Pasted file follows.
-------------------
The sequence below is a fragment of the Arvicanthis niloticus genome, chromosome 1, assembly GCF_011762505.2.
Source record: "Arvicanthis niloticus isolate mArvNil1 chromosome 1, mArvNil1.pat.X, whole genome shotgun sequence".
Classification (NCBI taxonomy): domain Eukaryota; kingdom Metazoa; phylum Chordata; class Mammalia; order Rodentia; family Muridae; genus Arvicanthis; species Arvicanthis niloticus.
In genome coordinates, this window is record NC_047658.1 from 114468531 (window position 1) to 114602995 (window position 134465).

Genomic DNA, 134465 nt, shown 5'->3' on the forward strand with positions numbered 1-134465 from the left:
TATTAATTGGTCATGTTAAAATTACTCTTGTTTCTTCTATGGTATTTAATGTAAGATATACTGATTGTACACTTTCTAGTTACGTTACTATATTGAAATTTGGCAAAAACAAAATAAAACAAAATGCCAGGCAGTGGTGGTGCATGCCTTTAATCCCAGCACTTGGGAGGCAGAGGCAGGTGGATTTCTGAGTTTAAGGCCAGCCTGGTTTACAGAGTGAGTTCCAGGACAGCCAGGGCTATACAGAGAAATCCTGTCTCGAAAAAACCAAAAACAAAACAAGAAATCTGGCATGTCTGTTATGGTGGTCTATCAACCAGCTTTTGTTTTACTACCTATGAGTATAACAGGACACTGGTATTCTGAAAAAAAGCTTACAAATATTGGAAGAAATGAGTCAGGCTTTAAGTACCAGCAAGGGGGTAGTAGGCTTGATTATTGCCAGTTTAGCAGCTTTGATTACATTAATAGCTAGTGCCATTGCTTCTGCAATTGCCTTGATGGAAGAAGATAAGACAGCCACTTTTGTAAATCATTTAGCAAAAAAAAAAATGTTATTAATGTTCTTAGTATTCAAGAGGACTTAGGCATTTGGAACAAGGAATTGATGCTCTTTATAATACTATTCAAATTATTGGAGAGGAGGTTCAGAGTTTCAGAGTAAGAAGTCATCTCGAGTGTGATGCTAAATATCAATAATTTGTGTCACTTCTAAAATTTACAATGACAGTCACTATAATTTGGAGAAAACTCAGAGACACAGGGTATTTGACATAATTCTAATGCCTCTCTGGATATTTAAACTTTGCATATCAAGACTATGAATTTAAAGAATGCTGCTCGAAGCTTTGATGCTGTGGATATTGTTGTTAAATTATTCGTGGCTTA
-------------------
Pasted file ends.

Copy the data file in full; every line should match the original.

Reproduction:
The sequence below is a fragment of the Arvicanthis niloticus genome, chromosome 1, assembly GCF_011762505.2.
Source record: "Arvicanthis niloticus isolate mArvNil1 chromosome 1, mArvNil1.pat.X, whole genome shotgun sequence".
Classification (NCBI taxonomy): domain Eukaryota; kingdom Metazoa; phylum Chordata; class Mammalia; order Rodentia; family Muridae; genus Arvicanthis; species Arvicanthis niloticus.
In genome coordinates, this window is record NC_047658.1 from 114468531 (window position 1) to 114602995 (window position 134465).

Genomic DNA, 134465 nt, shown 5'->3' on the forward strand with positions numbered 1-134465 from the left:
TATTAATTGGTCATGTTAAAATTACTCTTGTTTCTTCTATGGTATTTAATGTAAGATATACTGATTGTACACTTTCTAGTTACGTTACTATATTGAAATTTGGCAAAAACAAAATAAAACAAAATGCCAGGCAGTGGTGGTGCATGCCTTTAATCCCAGCACTTGGGAGGCAGAGGCAGGTGGATTTCTGAGTTTAAGGCCAGCCTGGTTTACAGAGTGAGTTCCAGGACAGCCAGGGCTATACAGAGAAATCCTGTCTCGAAAAAACCAAAAACAAAACAAGAAATCTGGCATGTCTGTTATGGTGGTCTATCAACCAGCTTTTGTTTTACTACCTATGAGTATAACAGGACACTGGTATTCTGAAAAAAAGCTTACAAATATTGGAAGAAATGAGTCAGGCTTTAAGTACCAGCAAGGGGGTAGTAGGCTTGATTATTGCCAGTTTAGCAGCTTTGATTACATTAATAGCTAGTGCCATTGCTTCTGCAATTGCCTTGATGGAAGAAGATAAGACAGCCACTTTTGTAAATCATTTAGCAAAAAAAAAAATGTTATTAATGTTCTTAGTATTCAAGAGGACTTAGGCATTTGGAACAAGGAATTGATGCTCTTTATAATACTATTCAAATTATTGGAGAGGAGGTTCAGAGTTTCAGAGTAAGAAGTCATCTCGAGTGTGATGCTAAATATCAATAATTTGTGTCACTTCTAAAATTTACAATGACAGTCACTATAATTTGGAGAAAACTCAGAGACACAGGGTATTTGACATAATTCTAATGCCTCTCTGGATATTTAAACTTTGCATATCAAGACTATGAATTTAAAGAATGCTGCTCGAAGCTTTGATGCTGTGGATATTGTTGTTAAATTATTCGTGGCTTA